The opinion of the court was delivered by: AMY J. ST. EVE, District Judge
MEMORANDUM OPINION AND ORDER
Plaintiffs Cannon Rubber Limited and Avent America, Inc.
("Cannon") accuse Defendant The First Years, Inc. ("TFY") of
infringing Claims 3 and 5 of United States Patent No. 5,749,850
("the '850 patent"). On September 17, 2004, the Court issued an
order construing certain disputed claim limitations of Claims 1,
3 and 5. Cannon Rubber Ltd. v. The First Years, Inc., No. 03 C
4918, 2004 WL 2095669 (N.D. Ill. Sept. 17, 2004) (R. 126-1,
"Markman Order"). Four summary judgment motions and a motion to
amend are now before the Court.
Cannon filed three motions: (1) a motion for partial summary
judgment of infringement of Claims 3 and 5; (2) a motion for
partial summary judgment that the '850 patent is not invalid for
failure to disclose the best mode under 35 U.S.C. § 112, ¶ 1; and
(3) a motion for partial summary judgment that the '850 patent is
not invalid for indefiniteness under 35 U.S.C. § 112, ¶ 2 or lack
of written description under 35 U.S.C. § 112, ¶ 1. TFY filed a motion for summary judgment as to noninfringement
and invalidity.*fn1 TFY also filed a motion to amend its
answer to include the affirmative defense of inequitable conduct.
For the reasons stated herein, Cannon's motion for partial
summary judgment of infringement is denied. Cannon's motion for
partial summary judgment that the patent is not invalid for
failure to disclose the best mode is denied as moot. Cannon's
motion for partial summary judgment that the patent is not
invalid for indefiniteness or lack of written description is also
denied as moot. TFY's motion for summary judgment is granted as
to noninfringment and denied as moot as to invalidity. Finally,
TFY's motion for leave to amend its answer is denied as moot.
Summary judgment is proper when "the pleadings, depositions,
answers to interrogatories, and admissions on file, together with
the affidavits, if any, show that there is no genuine issue as to
any material fact and that the moving party is entitled to a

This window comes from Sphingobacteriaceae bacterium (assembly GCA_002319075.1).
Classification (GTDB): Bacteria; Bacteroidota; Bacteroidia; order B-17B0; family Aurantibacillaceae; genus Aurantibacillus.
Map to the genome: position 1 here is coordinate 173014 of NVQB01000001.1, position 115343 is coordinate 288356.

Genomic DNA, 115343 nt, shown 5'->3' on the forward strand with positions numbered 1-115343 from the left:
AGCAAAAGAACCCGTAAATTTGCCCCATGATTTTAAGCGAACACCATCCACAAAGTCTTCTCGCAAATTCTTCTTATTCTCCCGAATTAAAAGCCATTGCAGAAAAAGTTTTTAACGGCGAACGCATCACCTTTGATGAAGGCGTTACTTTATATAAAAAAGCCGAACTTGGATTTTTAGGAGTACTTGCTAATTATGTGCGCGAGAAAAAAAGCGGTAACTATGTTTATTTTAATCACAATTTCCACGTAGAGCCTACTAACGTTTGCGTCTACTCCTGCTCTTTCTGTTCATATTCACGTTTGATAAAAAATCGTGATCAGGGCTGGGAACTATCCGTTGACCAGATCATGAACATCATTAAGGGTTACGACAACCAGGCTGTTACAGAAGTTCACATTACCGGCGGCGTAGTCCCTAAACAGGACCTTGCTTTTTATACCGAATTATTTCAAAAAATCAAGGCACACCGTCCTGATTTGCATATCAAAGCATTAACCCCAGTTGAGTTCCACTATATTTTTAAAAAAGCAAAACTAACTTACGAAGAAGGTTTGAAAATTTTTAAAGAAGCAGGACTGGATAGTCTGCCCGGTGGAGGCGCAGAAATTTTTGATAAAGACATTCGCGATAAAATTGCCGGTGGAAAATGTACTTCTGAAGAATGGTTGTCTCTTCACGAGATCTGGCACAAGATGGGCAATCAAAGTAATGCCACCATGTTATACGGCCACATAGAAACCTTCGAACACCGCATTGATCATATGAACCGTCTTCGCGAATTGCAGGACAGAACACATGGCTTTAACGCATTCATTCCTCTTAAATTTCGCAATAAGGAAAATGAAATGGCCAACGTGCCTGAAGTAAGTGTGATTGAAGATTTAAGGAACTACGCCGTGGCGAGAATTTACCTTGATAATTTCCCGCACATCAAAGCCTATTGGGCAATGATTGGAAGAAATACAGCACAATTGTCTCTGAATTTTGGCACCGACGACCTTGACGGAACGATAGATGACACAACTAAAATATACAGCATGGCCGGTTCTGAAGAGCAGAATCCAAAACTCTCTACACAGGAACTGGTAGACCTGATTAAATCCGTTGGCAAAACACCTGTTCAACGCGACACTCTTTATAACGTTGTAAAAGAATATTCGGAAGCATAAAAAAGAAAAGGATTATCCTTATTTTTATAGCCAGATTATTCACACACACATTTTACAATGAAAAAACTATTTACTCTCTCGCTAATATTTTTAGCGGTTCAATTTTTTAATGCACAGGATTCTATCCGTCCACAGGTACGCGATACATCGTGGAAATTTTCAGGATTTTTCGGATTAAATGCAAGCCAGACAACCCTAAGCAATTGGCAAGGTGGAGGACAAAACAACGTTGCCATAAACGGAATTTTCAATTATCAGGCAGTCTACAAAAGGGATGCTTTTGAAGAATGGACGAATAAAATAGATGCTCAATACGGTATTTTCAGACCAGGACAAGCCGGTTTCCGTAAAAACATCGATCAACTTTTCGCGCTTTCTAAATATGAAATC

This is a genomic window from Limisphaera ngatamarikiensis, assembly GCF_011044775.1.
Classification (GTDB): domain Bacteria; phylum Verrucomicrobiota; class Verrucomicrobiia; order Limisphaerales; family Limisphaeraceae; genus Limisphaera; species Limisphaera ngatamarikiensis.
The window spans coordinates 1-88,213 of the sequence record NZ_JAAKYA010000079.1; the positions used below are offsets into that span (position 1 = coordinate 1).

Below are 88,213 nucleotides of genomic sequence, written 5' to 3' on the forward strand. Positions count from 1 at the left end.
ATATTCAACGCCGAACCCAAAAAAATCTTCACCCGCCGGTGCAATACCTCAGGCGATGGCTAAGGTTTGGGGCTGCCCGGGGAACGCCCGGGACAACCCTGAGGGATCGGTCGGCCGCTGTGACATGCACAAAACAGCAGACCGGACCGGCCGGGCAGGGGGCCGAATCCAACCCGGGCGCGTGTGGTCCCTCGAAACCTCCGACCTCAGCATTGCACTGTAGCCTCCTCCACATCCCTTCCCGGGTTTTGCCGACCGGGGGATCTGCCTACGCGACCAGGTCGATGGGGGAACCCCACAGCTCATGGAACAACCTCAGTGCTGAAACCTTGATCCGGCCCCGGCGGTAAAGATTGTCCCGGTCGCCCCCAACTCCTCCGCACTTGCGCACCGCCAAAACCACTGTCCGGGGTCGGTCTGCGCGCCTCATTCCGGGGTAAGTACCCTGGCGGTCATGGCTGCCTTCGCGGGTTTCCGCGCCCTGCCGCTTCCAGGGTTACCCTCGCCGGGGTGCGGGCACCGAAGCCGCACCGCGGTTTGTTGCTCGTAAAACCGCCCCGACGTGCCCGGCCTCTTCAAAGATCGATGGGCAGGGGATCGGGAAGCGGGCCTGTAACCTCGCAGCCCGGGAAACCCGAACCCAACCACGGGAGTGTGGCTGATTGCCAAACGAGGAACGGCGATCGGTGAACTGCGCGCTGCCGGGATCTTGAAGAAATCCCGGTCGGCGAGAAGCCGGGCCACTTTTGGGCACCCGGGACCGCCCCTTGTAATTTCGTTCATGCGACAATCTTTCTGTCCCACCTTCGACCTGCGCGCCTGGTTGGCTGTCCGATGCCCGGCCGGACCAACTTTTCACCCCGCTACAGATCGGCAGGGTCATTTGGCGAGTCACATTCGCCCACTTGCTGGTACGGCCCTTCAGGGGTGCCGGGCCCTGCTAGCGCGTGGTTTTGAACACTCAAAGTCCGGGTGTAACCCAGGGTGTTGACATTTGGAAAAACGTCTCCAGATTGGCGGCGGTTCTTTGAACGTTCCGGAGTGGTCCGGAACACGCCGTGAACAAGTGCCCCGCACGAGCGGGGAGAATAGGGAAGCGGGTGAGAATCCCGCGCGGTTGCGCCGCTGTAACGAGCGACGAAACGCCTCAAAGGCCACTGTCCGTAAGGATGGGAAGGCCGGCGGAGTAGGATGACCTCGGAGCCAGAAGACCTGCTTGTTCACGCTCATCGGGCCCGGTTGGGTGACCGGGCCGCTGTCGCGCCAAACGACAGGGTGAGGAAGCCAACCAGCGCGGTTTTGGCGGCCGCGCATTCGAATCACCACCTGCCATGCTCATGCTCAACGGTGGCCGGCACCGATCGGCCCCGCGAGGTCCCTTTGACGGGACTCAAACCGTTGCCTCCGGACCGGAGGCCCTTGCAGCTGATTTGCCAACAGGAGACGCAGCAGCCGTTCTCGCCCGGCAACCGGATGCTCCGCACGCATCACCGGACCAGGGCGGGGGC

judgment as a matter of law." Fed.R. Civ. P. 56(c). A genuine
issue of triable fact exists only if "the evidence is such that a
reasonable jury could return a verdict for the nonmoving party."
Pugh v. City of Attica, 259 F.3d 619, 625 (7th Cir. 2001)
(quoting Anderson v. Liberty Lobby, Inc., 477 U.S. 242, 248,
106 S. Ct. 2505, 2510 (1986)). The party seeking summary judgment
has the burden of establishing the lack of any genuine issue of
material fact. Celotex Corp. v. Catrett, 477 U.S. 317, 322-23,
106 S. Ct. 2548, 2552 (1986). A party will successfully oppose
summary judgment only if it presents "definite, competent evidence to rebut the
motion." Equal Employment Opportunity Comm'n v. Roebuck & Co.,
233 F.3d 432, 437 (7th Cir. 2000). The Court "considers the
evidentiary record in the light most favorable to the nonmoving
party, and draws all reasonable inferences in his favor." Lesch
v. Crown Cork & Seal Co., 282 F.3d 467, 471 (7th Cir. 2002).
A determination of patent infringement is a two-step process in
which the Court first construes the claims. Cybor Corp. v. FAS
Techs., Inc., 138 F.3d 1448, 1454 (Fed. Cir. 1998) (en banc).
The factfinder then compares the properly construed claims to the
accused device to determine, as a question of fact, whether all
of the claim limitations are present in the accused device. Id.
at 1454; Int'l Rectifier Corp. v. IXYS Corp., 361 F.3d 1363,
1369 (Fed. Cir. 2004).
Because the ultimate burden of proving infringement rests with
the patentee, an accused infringer seeking summary judgment of
noninfringement may meet its initial burden either by providing
evidence that would preclude a finding of infringement, or by
showing that the evidence fails to establish a material issue of
fact essential to the patentee's case. Vivid Tech., Inc. v.
American Sci. & Eng'g, Inc., 200 F.3d 795, 807 (Fed. Cir. 1999).
Summary judgment of noninfringement may be granted if, after
viewing the alleged facts in the light most favorable to the
patentee and drawing all justifiable inferences in the patentee's
favor, there is no genuine issue as to whether the patent claims
encompass the accused device. Novartis Corp. v. Ben Venue Labs.
Inc., 271 F.3d 1043, 1046 (Fed. Cir. 2001); Pitney Bowes, Inc.
v. Hewlett-Packard Co., 182 F.3d 1298, 1304 (Fed. Cir. 1999).
"To prove infringement, the patentee must show that the accused
device meets each claim limitation." Deering Precision Instruments, L.L.C. v. Vector
Distrib. Sys., Inc., 347 F.3d 1314, 1324 (Fed. Cir. 2003). This
is known as the "All Elements Rule." See Warner-Jenkinson Co. v.
Hilton Davis Chem. Co., 520 U.S. 17, 29, 117 S. Ct. 1040 (1997);
Pennwalt Corp. v. Durand-Wayland, Inc., 833 F.2d 931, 935-36
(Fed. Cir. 1987) (en banc). Summary judgment of noninfringement
is proper where there is no genuine issue as to whether the
accused device lacks a single claim element or its equivalent.
Lockheed Martin Corp. v. Space Sys./Loral, Inc., 324 F.3d 1308,
1321 (Fed. Cir. 2003).
"An accused device literally infringes a claim if every
limitation recited in the claim appears in the accused device,
i.e., the properly construed claim reads on the accused product
exactly." Jeneric/Pentron, Inc. v. Dillon Co., 205 F.3d 1377,
1382 (Fed. Cir. 2000) (quoting ...